The Landlord subsequently filed an appeal of the Commission’s Order to the Circuit Court for Montgomery County, and filed suit against the Tenant in the District Court of Maryland for the same damages he claimed against her security deposit. The Landlord subsequently withdrew his appeal of the Commission’s Order in the Circuit Court, and the District Court subsequently dismissed his suit against the Complainant for damages based on the fact that the Commission had already fully adjudicated the matter.


Baer vs. Clark, et al

Case #  26326
Date Order Issued  January 26, 2006
Subject  Security Deposit

Summary of Complaint
The Complainant, Denise Baer, filed a complaint claiming that her former landlord, William H. Clark, Trustee for the William H. Clark Trust: (1) failed to send her an itemized list of damages together with a statement of costs actually incurred to repair that damage, by first class mail within 45 days after the termination of her tenancy; (2) failed to return one-half of May 2005 rent, in violation of the Lease Addendum; (3) failed to notify her of the date and time for the final walk-through inspection of the property; and (4) charged her for damage to the property that she did not cause or was not her responsibility to repair.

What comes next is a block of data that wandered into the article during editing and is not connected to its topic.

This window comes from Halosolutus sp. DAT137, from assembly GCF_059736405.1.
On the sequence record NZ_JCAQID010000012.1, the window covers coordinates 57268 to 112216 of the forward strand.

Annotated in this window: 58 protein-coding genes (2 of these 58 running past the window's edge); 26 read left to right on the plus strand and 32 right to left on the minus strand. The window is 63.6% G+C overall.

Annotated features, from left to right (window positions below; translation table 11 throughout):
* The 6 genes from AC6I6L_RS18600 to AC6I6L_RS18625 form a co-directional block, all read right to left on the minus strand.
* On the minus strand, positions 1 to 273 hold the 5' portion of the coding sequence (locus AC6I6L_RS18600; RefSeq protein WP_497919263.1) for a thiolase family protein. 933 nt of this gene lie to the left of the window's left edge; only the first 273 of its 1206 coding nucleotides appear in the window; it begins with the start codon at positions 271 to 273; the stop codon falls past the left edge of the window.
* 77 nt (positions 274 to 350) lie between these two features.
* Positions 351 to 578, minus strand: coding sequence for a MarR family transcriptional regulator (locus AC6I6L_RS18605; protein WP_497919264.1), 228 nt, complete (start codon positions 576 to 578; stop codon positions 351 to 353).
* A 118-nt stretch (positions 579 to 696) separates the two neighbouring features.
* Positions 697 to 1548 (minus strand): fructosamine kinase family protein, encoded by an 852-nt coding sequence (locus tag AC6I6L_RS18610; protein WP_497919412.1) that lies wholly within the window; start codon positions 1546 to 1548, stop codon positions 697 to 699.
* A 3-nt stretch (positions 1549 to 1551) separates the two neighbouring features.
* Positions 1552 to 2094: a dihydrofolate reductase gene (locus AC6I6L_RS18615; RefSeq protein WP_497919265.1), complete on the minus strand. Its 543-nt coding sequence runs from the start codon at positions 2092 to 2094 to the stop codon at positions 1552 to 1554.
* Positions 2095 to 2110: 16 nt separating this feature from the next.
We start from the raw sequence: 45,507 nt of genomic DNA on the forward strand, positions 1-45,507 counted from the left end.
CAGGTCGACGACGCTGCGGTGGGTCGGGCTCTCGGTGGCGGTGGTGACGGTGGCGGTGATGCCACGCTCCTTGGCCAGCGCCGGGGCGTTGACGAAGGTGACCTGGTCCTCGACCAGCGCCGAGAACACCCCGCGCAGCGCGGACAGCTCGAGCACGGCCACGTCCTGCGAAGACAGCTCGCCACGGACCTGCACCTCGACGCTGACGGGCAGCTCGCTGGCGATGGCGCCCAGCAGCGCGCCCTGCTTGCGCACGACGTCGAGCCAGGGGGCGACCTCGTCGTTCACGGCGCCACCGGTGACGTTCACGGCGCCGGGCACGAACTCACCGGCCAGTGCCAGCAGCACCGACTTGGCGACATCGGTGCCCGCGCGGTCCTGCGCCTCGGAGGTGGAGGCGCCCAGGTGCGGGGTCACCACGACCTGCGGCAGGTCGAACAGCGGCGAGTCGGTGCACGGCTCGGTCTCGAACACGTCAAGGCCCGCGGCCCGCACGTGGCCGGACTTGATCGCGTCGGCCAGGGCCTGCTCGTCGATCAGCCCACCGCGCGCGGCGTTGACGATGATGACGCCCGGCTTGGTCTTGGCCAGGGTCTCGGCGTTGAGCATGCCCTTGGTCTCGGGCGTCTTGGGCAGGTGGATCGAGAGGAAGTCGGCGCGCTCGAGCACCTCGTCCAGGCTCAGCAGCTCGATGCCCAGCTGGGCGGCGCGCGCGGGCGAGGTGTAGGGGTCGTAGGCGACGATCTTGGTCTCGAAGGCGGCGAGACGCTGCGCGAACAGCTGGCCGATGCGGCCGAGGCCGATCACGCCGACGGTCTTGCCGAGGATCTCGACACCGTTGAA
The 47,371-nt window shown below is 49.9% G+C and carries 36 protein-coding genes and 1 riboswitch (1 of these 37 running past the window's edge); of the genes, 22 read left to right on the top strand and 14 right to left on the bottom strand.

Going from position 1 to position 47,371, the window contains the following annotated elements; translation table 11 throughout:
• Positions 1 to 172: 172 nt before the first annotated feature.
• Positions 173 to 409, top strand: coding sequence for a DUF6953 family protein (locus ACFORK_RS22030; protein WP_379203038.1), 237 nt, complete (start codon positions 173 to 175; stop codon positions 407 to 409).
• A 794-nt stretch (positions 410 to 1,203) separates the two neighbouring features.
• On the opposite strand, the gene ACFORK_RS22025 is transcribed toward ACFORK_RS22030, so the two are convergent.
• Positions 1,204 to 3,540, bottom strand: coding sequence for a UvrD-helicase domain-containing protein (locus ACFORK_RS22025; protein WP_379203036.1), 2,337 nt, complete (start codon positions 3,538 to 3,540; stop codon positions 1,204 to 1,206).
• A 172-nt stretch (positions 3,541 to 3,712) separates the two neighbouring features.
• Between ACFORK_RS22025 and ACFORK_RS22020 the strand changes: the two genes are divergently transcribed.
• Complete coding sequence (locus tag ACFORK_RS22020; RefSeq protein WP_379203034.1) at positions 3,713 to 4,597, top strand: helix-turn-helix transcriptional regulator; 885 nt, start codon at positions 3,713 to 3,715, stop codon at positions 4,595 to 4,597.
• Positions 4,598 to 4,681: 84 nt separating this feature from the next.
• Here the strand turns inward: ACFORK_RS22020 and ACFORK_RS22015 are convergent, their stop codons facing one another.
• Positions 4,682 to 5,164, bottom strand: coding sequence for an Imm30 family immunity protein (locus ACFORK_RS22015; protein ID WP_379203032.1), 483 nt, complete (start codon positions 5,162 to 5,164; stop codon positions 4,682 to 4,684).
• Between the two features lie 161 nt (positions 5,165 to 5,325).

The Respondent contended that: (1) the itemized list of damages was hand-delivered to the Complainant before the 45-day deadline had expired; (2) the Complainant did not move out of the property on May 15, 2005, nor did he agree to refund one-half of May 2005 rent to her if she did so; and (3) he charged the Complainant for damage she caused to the property that was in excess of ordinary wear and tear.

The Complainant requested an Order from the Commission that the Respondent refund her entire security deposit, plus accrued interest, and one-half of May 2005 rent, plus a penalty of three times the withheld amount.